Listening leads to better stories

By: Mandy Mitchell

How many times have you been interviewing someone when you have no earthly idea what the person just said?

You are busy thinking of your next question. Or maybe there are complicated facts you are going over in your head to make sure you don’t look silly. Maybe you are one-man-banding and the cloud just covered up the sun AGAIN and you have to adjust the iris AGAIN and you didn’t hear what the person you are interviewing just said.

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That is stuff we all do and it’s stuff that gets in the way of truly listening. It’s the kind of stuff that can not only make you less effective as an interviewer, but can also cause you to miss out on something really great.

Quick story…

I was covering the College World Series at my last job and the coach surprised us all by naming a relief pitcher the starter for the next game. It may not sound like a big deal, but trust me, this was BIG news in Columbia, SC. It would be of great interest to our viewers and it was cause for many questions from the assembled press.

As we threw question after question at the coach, Ray Tanner, he mentioned the team’s trip to the local children’s hospital and casually noted that it was great to see an “old friend” who just happened to be a young man with cancer. No one was listening when he said that. Everyone was busy with this big story.

Luckily, I was listening.

I hung around after the other reporters had left and asked coach Tanner about the boy. He smiled and told me all about how Charlie was a bat boy for the team years earlier and how they had kept in touch. “Charlie will be at the game tomorrow,” he said. “You should meet him!”

Long story short, this ended up being an incredible story.

When the story aired another reporter came to me and said “how the heck did you find out about that?”

I told him how he had been there when Tanner mentioned it. “Oh…I didn’t hear that.”

This isn’t the only time this has happened. I have found many a story by simply listening during the interview process. I am also certain I have missed out on stories by not truly listening. It is very easy to focus on the 97 other things in your brain and that looming deadline.

Next time you are doing an interview, make a real effort to listen. Don’t worry about your next question. If you are listening, you will know what to ask. This practice will not only lead to great stories, it can also lead to better questions.

Post is originally from 2015

Resume reel mistakes

By: Mandy Mitchell

Like most people who have been in this business a while, I get asked to look at a lot of resume reels. One thing you should absolutely understand is that I am no expert on resume reels. I don’t think anyone is, really. What gets you a job with one shop could be thrown out in 6 seconds at another.

I can tell you a few things that ALWAYS stand out to me as looking “small market.” These are things I see in reel after reel. Yes, they are coming from folks in small markets, but these folks are trying to move up. It’s time to start looking big market if you want to be big market!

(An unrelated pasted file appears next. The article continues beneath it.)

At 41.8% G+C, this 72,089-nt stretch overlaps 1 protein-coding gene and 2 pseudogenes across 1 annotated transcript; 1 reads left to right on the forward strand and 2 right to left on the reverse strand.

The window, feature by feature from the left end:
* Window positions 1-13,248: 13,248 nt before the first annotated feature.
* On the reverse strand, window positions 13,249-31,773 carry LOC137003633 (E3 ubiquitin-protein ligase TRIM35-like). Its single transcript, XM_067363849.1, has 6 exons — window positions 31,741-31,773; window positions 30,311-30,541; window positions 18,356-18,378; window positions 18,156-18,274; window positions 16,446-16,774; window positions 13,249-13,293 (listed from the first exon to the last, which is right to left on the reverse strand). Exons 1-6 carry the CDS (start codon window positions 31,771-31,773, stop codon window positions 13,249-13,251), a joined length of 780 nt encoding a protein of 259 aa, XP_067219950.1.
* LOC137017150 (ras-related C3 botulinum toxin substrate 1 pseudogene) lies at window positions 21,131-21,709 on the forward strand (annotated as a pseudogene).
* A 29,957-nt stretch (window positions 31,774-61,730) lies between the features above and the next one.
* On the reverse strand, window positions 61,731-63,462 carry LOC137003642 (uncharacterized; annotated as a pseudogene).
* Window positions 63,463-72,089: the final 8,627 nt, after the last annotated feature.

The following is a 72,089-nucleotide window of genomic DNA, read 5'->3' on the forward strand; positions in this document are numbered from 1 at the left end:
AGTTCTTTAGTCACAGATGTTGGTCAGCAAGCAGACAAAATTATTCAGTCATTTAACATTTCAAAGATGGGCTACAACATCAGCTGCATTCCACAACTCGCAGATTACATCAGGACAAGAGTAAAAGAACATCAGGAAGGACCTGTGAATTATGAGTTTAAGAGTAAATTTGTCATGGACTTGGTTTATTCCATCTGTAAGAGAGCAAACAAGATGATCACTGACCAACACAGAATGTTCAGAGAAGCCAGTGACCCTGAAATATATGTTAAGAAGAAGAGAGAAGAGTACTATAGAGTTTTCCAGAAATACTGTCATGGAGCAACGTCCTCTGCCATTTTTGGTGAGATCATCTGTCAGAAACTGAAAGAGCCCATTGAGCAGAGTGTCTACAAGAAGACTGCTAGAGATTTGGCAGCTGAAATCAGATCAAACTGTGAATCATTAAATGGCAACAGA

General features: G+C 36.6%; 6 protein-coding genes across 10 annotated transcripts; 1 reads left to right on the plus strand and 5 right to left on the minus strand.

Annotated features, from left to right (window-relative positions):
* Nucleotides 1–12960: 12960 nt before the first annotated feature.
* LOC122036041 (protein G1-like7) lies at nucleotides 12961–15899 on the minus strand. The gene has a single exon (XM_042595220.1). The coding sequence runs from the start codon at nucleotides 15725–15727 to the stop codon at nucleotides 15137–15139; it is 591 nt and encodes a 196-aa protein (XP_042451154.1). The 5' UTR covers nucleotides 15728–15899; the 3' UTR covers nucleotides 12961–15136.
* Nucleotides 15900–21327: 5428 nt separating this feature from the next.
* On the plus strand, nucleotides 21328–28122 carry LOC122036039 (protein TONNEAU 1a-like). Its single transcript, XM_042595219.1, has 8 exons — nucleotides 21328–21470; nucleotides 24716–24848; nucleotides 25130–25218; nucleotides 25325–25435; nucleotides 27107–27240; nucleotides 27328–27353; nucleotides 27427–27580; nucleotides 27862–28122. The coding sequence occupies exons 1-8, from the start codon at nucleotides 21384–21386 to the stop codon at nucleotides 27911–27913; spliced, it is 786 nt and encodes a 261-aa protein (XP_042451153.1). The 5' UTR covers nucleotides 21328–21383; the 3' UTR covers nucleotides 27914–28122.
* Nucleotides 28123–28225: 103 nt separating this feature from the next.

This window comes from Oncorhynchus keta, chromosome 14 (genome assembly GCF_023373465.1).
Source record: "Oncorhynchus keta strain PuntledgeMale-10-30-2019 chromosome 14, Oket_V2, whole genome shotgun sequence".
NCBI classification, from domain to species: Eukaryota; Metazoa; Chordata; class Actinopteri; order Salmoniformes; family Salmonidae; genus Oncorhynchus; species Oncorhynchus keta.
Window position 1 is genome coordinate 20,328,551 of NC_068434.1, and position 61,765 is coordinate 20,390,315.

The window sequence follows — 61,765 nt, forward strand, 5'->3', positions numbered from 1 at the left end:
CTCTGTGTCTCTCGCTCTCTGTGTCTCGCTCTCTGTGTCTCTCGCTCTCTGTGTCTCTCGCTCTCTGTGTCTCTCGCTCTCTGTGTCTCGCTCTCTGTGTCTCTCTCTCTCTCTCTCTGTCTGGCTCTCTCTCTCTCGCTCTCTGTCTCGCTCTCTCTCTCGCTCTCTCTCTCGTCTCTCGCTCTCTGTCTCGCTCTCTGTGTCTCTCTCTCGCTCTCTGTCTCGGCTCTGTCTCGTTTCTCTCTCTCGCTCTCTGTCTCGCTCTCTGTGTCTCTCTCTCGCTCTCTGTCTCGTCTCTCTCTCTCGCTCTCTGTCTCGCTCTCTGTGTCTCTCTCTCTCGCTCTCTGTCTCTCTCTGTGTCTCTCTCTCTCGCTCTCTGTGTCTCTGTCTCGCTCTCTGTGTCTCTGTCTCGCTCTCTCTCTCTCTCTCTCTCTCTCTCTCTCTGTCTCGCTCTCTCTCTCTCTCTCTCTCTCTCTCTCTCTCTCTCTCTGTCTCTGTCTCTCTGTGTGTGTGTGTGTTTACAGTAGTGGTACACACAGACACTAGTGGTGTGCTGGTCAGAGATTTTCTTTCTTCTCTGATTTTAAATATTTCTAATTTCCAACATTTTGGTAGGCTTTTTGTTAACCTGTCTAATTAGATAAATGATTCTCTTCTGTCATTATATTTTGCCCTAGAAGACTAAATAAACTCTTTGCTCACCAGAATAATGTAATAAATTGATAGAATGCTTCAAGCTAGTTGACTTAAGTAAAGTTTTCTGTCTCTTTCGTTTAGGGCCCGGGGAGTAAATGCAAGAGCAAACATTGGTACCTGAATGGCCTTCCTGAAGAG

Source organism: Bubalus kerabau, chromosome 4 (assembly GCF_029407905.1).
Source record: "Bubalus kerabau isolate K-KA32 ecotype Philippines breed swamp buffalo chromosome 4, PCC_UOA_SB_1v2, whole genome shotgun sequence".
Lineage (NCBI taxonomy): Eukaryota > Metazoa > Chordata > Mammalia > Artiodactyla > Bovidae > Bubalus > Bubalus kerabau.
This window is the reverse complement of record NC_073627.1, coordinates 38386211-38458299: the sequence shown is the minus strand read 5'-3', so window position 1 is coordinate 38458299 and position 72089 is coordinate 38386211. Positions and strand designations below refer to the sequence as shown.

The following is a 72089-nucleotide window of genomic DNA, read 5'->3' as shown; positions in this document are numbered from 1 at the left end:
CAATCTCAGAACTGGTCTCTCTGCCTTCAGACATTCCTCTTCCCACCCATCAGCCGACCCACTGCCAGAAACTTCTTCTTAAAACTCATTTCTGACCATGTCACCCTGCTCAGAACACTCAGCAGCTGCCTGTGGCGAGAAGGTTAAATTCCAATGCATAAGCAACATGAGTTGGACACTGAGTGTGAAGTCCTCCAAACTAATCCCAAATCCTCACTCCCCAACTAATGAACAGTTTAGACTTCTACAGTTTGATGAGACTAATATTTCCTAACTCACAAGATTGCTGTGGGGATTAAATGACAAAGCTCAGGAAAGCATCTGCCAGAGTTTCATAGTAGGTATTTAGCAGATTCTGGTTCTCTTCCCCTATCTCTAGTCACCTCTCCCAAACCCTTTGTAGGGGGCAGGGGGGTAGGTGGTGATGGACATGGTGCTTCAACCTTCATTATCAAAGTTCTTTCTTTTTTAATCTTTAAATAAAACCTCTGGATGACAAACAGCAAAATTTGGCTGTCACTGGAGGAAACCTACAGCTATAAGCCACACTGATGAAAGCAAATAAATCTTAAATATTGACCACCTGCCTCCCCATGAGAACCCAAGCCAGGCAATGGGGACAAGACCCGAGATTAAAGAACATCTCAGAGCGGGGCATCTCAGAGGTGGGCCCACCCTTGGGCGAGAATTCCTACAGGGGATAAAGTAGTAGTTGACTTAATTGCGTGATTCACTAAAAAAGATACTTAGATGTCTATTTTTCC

**I can only speak about on-air reels here**

1- Poorly framed interviews

I can’t tell you how many times I see interviews in PKGs on reporter’s tapes that are not framed well. Your interview should look like this:

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There should be head room and room in front of the person and he shouldn’t be looking at the camera, but looking at you.

This is an example of stuff I see often:

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2- Interviews shot against a wall

Please DON’T DO THIS! You want to have some depth in your shot. Let’s say you are shooting in a classroom and want some books in the background. You’ll want to seat your subject several feet in front of the books…not right in front of the books. The idea is to get the books to be a bit out of focus.

I made this mistake many times as a young sports reporter. I thought shooting in a locker room would look “awesome” and “just like ESPN.” So I would put the player on the locker room bench, roughly a foot front of the locker. Didn’t look awful, but you should instead get a chair and get that person as far away from the locker as is logistically possible.

3- A hand holding a mic in a shot

You should be using a lav for any PKG worthy of your resume tape. I don’t want to see your wrist and your ugly mic in the shot. If you don’t have a lav, make sure you frame the mic out of the shot. Most of us have editing equipment with zoom functions now. Use it!

While we are on the subject of lavs and looking “small market,” I don’t want to see  the mic wire hanging from the shirt. Go ahead and take the extra 30 seconds and have your subject hide the wire behind a tie or under the shirt.

4- Jump cuts and too many dissolves

Learn the value of close-ups, and cutaways. If you are an MMJ, learn to shoot those. If you are working with a young photographer, learn to ask for those. Don’t rely on dissolves to get you out of trouble. The best storytellers only use dissolves for impact, not to avoid a jump cut.

5- Clothing that makes you appear young

I can’t stress this enough. Dress for the job you want, not the job you have. Do not wear trendy clothing. Do not wear shorts in a stand-up. Do not let me see you wearing flip-flops during a live shot. Why am I saying all of this obvious stuff? Because I have seen them all on resume reels.

I am amazed at what young people not only think is ok for on-air attire, but think is ok for a resume reel. This should be a reflection of you at your absolute best. Would you wear a tank top to an interview? How about don’t put that shot on your reel!